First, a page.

City Council Votes to Keep The West Hollywood Public Library Name

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A motion passed at a regular city council meeting on Monday, to keep the City of West Hollywood Public Library name and not name it after the honorable Justice Ruth Bader Ginsburg. Mayor Pro-Tem Sepi Shyne offered a compromise with the motion to keep the name as is, and go through the naming process to have one of the rooms in the library named after Justice Ginsburg.

The motion passed with a 4 to 1 vote, with council member John D’Amico voting no.

The seven persons who spoke during public comment were against renaming the library after Justice Ginsburg, mainly because she has no real connection to the City of West Hollywood.

Speaker Andrew Campbell pointed out that buildings are already being named after her and that most of them have a connection to her in some way.

Speaker Victor Omelczenko said he was fascinated by how the Lesbian Gay Advisory Board and the Transgender Advisory Board voted against the name change, and the Women’s Advisory Board, the Russian Advisory Board and the Disabilities Advisory Board voted yes, while the Historic Preservation Commission, Public Safety and Senior Advisory Board refused to vote. He said the Human Services commission took a “Switzerland stand” of being neutral while the new Justice Task Force did not have a say on the name change. “I, as an individual, respect the wonderful Supreme Court Justice Ruth Bader Ginsburg, but really folks, I think this library should remain now and in the future as the West Hollywood Library,” he said.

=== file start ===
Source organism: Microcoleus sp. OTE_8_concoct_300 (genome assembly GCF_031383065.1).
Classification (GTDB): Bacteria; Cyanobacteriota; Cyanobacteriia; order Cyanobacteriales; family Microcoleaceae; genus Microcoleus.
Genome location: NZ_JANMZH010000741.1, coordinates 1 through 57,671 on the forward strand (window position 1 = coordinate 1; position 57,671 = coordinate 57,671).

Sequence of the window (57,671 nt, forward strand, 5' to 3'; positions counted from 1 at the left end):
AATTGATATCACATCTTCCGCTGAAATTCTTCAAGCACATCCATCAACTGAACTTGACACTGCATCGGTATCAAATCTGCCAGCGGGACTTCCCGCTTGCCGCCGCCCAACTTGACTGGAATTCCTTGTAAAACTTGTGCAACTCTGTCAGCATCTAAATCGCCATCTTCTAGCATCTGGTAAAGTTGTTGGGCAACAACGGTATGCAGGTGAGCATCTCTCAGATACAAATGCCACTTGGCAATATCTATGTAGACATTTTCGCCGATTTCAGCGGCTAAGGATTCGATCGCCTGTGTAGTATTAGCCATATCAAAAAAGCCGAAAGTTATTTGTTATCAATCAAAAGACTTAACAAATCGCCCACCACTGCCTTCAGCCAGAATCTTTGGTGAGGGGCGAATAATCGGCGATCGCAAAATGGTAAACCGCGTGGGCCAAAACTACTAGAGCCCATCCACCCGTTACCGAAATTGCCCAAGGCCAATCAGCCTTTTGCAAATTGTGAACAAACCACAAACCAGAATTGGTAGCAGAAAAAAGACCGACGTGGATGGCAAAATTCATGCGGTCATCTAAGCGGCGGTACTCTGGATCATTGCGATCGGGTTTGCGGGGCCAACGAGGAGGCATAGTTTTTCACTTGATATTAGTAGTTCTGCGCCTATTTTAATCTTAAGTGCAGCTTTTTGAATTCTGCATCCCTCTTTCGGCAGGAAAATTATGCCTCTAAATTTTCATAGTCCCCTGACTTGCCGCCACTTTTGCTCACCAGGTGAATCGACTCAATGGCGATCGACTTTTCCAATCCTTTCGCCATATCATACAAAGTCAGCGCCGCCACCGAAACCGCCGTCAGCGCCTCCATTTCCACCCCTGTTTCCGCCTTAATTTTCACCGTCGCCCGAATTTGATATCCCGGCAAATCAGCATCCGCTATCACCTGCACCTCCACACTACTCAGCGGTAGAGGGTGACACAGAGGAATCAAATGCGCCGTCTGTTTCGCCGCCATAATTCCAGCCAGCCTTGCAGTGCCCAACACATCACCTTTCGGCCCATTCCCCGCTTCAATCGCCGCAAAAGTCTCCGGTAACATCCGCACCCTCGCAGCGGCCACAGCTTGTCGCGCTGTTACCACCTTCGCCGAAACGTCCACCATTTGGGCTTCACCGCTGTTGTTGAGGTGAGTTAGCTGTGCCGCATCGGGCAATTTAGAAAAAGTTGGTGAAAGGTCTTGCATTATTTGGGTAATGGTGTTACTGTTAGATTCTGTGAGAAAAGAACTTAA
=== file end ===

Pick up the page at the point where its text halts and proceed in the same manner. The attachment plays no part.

“We have a process that was followed,” said Mayor Pro-Tem Shyne. “It was a renaming process that was followed in good faith by this council in a three to two vote.”

Mayor Pro-Tem Shyne spoke against the survey used to get public feedback, saying it was not a professional survey and that anyone could take that survey multiple times a day. She alleged that people were for and against the renaming, but the majority of commissions that voted were in favor, and the majority of survey voters with email addresses were also in favor of the name change.

Shyne stated if they had chosen to name the library after a LGBT person like Ivy Bottini, there would still be anger. She said the name change was not meant to be divisive